Turin Brakes on Pain Killer, The O.C. Effect and New Music: “We've had a lot of fun by not pinning anything down”

After breakthrough and unexpected TV-propelled success in the early 2000s, UK band Turin Brakes are back with their ninth studio album. The band’s lead singer, Olly Knights insists they’ve been winging it from the start…

Knights is in a caravan in the middle of a field in the UK’s Essex coast, and he’s breaking up. Think solar power, dodgy wifi – and intermittent phone signal. Four call backs later, and he’s found a spot outside where his phone just about works.

“It's lovely, but it's super limited,” he sighs, adjusting his position slightly to make sure the signal holds this time. “But I actually love it… until of course if I suddenly have to do any promo. Then it's a bit useless.”

He’s battling against bad phone signal today to talk about Turin Brakes’ ninth studio album, Wide-Eyed Nowhere, summer festivals and the band’s current UK tour. Formed by childhood friends Knights and Gale Paridjanian in the late ‘90s after initially bonding over Chuck Berry and the Johnny B. Goode scene from Back To The Future, Turin Brakes (“it was one of those curious names that hopefully pulls people in, rather than puts them off”) is a result of one of the duo’s experimental tapes being listened to by chance by a friend, who just so happened to be starting a small record label.

“And all without us knowing,” he recalls. “He got in contact and said, ‘Do you guys want to put out an EP?’ And we were like, ‘Okay!’ But we truly hadn't considered the idea of being a band, so we quickly made up a name and pretended that it had been the plan all along, and we just haven't stopped. It's been 23 years and that is literally all we've done. We’ve been winging it totally,” he laughs.

We truly hadn't considered the idea of being a band, so we quickly made up a name and pretended that it had been the plan all along.

The band (which is today made up of Knights, Paridjanian, and long-term collaborators Rob Allum and Eddie Myer) released their first album, The Optimist LP in 2001, including their first single to make a ripple on the charts, Underdog (Save Me), which peaked at number 39 in the UK. 

Knights admits that the first version of the song was “a bit throwaway”, painting a picture of a fantasy about “a British bloke living in New York

“The weekend before we went and recorded the first record we completely rewrote the lyrics in a fit of inspiration,” he says. “Then it became Underdog, and it turned into the first big crossover moment for us. It was an amazing thing because we had this slightly half baked fantasy of, ‘Wouldn't it be cool to hear a proper guitar solo on Radio 1?’ 

"And sure enough, it got playlisted, and we'd high five every time it happened, because we couldn't believe it! There were a lot of those moments in the early days. It felt like we got very, very lucky with our timing.”

Their big break wouldn’t come until 2003, when their single Pain Killer (Summer Rain) became their biggest hit to date, reaching number five in the UK singles chart. 

The song’s lyrics have become something of an in-joke over the years, with fans speculating as to the hidden meanings behind the sometimes abstract, sometimes very literal lyrics. Knights isn’t about to spoil the fun after 19 years.

“We definitely had a lot of fun over the years by not pinning anything down,” he says, still enjoying the joke. “I'm a big David Lynch fan, and he makes a real point of never fully explaining what things are, and I kind of agree with him. 

"I think once you've made the piece of work, it really doesn't matter what your personal function in it all was. It's got to be its own thing, and if it's ambiguous and then inspires weird ideas and images in people's heads – and even a bit of confusion – then great! 

"My favourite songs and art always does that; it's always curious and ambiguous, but hopefully, quite delightful and you keep coming back to it. So, yeah, we always stuck to that one.”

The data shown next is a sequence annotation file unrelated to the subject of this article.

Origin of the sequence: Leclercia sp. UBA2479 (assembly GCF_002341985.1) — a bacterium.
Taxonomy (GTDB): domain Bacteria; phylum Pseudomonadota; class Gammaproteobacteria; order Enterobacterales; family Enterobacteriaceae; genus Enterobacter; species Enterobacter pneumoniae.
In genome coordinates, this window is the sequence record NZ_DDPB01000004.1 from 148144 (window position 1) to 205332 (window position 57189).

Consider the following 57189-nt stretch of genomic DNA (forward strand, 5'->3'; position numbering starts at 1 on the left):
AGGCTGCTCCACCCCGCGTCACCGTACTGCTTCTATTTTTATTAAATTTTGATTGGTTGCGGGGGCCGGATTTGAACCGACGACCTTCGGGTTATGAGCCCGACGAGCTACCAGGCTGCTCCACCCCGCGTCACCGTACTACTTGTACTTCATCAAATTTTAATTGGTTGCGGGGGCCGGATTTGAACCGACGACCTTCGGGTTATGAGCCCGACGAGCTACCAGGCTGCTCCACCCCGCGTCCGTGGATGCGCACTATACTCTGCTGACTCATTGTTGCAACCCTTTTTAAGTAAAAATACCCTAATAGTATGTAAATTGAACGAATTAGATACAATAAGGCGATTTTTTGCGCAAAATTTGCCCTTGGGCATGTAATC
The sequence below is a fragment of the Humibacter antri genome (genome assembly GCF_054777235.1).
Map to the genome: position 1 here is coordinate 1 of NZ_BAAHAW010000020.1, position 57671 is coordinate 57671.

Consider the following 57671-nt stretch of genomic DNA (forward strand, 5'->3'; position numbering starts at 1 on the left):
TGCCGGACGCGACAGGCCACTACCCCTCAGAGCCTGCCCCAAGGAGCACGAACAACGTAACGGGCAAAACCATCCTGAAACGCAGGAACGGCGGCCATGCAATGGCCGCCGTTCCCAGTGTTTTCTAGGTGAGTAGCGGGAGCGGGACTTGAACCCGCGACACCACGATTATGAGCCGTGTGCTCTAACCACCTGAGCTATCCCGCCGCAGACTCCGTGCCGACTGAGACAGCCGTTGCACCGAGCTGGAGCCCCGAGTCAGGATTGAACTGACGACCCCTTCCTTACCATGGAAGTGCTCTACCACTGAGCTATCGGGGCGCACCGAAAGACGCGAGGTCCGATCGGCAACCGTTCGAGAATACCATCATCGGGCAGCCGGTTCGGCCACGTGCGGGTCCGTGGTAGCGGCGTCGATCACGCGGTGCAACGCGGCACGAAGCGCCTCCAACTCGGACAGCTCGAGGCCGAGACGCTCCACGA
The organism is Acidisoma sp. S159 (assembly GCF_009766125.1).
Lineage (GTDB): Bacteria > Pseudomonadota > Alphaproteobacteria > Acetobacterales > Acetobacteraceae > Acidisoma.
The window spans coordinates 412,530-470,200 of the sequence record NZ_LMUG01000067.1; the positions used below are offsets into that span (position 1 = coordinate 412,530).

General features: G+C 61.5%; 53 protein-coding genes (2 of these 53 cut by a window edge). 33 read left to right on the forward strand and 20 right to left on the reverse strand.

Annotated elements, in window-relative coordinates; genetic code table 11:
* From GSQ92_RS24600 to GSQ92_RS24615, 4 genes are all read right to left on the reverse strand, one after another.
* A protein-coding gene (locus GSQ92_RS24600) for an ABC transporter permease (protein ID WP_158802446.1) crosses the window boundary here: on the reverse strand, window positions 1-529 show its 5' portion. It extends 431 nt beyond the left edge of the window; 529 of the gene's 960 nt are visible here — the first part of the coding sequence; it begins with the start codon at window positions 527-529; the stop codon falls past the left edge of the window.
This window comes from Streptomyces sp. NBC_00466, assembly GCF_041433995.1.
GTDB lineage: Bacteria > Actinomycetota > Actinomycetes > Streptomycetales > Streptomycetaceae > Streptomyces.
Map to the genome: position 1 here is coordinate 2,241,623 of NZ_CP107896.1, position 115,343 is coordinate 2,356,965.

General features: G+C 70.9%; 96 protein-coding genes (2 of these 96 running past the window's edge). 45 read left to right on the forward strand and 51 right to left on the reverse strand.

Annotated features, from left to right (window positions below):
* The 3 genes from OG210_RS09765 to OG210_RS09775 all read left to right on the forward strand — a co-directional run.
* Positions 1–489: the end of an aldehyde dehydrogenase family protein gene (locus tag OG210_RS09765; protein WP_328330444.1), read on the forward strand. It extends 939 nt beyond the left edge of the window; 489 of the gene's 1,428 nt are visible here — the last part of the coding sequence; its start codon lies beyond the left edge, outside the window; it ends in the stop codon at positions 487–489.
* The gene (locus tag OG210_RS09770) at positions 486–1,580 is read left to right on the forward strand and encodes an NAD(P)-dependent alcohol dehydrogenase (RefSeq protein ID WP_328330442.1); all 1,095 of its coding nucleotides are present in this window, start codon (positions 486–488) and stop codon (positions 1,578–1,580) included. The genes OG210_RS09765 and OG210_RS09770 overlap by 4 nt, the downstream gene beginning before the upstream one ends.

We’ve kept [Pain Killer] going for this long, it'd be crazy to give up now.

In terms of theories, they’ve heard it all:

“I mean, the best one was when an American guy came up to us at the end of a festival – off his head – and he was like [Knights adopts an American stoner accent], ‘Is Painkiller about having sex with a loaded gun in your mouth?’ We were like, ‘What?!’ Absolutely no holds barred, and of course, it has to be a loaded gun,” he chuckles. 

“But we kind of loved that he was saying that to us, because it's like, there you go: you write a song, and to him, that's what it's about. There's been some great stuff over the years like that. We’ve kept it going for this long, it'd be crazy to give up now.”

The O.C. Effect

It wouldn’t be too long before a further boost in visibility came in an unexpected form: American teen drama The O.C. first aired in 2003, and quickly became a pop cultural phenomenon all over the world. 

The soundtrack in particular is still regarded through a window of nostalgia as a standout feature of the series in its own right – capturing the indie zeitgeist of the show’s affluent and angsty main characters and changing the careers of many artists that featured on it. 

Those of a certain age will be unable to think of (spoiler alert!) season two’s dramatic finale when Marissa shot Trey without hearing Imogen Heap’s haunting, Hide and Seek (Heap became a household name after having numerous songs featured on the show), Coop’s tragic death without being traumatised all over again by Heap’s rendition of Hallelujah, or think of the opening credits without getting Phantom Planet’s California stuck in their head all day.

It's a really low-fi little homemade song that has no business having as many fans as it does. The O.C. pushed it into this other realm.

Before long, bands like Beastie Boys, U2, Beck, Coldplay, Gwen Stefani and The Shins were premiering their latest singles on the show, which also featured guest appearances by bands including The Killers, Death Cab for Cutie, The Walkmen, Modest Mouse, The Thrills, Rachael Yamagata and The Subways. 

Turin Brakes' Rain City was used prominently in a pivotal scene in season one when main character, Ryan Atwood’s mother leaves him to stay with the Cohen family for good. Knights admits he wasn’t exactly the target demographic for The O.C. at the time, but can’t deny the effect it had on the band’s trajectory:

“We were just that little bit older,” he says, “but I do remember The O.C. really well – it was a big show! Weirdly, it's played a lot now; I've seen it on TV again recently, so I'm always keeping half an ear out for our song. It was so lovely – we still talk about it.

"We've had a few moments like that on American TV shows, and that was one of the best ones. It was on such a big scene and it was really heavily used. You could see that the filmmakers and the people behind that show really seemed to get it and appreciated that song. 

"All I can say is, it's like catching a gentle wave, and then it speeds everything up. You feel this force that's bigger than you, pushing you along for a while. Being in a band is bloody hard work. Most of the time you’re having to get up and drive it yourself, and when something else drives it for a while, it's just lovely. Like surfing a wave, you've got to enjoy that feeling when it's happening.